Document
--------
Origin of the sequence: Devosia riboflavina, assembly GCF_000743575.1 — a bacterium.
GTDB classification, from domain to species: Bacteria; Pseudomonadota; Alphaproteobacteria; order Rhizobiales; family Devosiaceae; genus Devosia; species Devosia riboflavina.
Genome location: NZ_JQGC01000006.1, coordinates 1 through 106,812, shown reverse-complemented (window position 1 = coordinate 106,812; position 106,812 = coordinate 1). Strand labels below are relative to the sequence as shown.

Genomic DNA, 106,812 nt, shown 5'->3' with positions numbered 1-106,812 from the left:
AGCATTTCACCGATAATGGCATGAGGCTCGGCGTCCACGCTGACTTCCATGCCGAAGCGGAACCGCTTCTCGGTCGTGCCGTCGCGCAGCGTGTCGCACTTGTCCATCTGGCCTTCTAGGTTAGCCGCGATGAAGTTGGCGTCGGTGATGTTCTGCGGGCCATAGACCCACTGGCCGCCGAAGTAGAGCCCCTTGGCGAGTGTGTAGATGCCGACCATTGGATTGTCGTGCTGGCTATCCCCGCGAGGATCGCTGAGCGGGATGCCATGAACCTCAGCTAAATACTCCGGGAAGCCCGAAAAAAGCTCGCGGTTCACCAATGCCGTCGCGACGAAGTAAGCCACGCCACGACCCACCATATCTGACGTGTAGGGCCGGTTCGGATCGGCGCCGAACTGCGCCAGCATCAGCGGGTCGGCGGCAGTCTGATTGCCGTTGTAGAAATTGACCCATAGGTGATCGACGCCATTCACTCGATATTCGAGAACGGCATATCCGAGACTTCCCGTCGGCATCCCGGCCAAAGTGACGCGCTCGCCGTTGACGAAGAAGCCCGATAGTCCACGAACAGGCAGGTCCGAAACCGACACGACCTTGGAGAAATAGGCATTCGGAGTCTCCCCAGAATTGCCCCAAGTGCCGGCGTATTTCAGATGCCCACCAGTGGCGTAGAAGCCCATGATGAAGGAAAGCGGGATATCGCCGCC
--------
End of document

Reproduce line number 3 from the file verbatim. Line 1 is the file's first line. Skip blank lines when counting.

Genome location: NZ_JQGC01000006.1, coordinates 1 through 106,812, shown reverse-complemented (window position 1 = coordinate 106,812; position 106,812 = coordinate 1). Strand labels below are relative to the sequence as shown.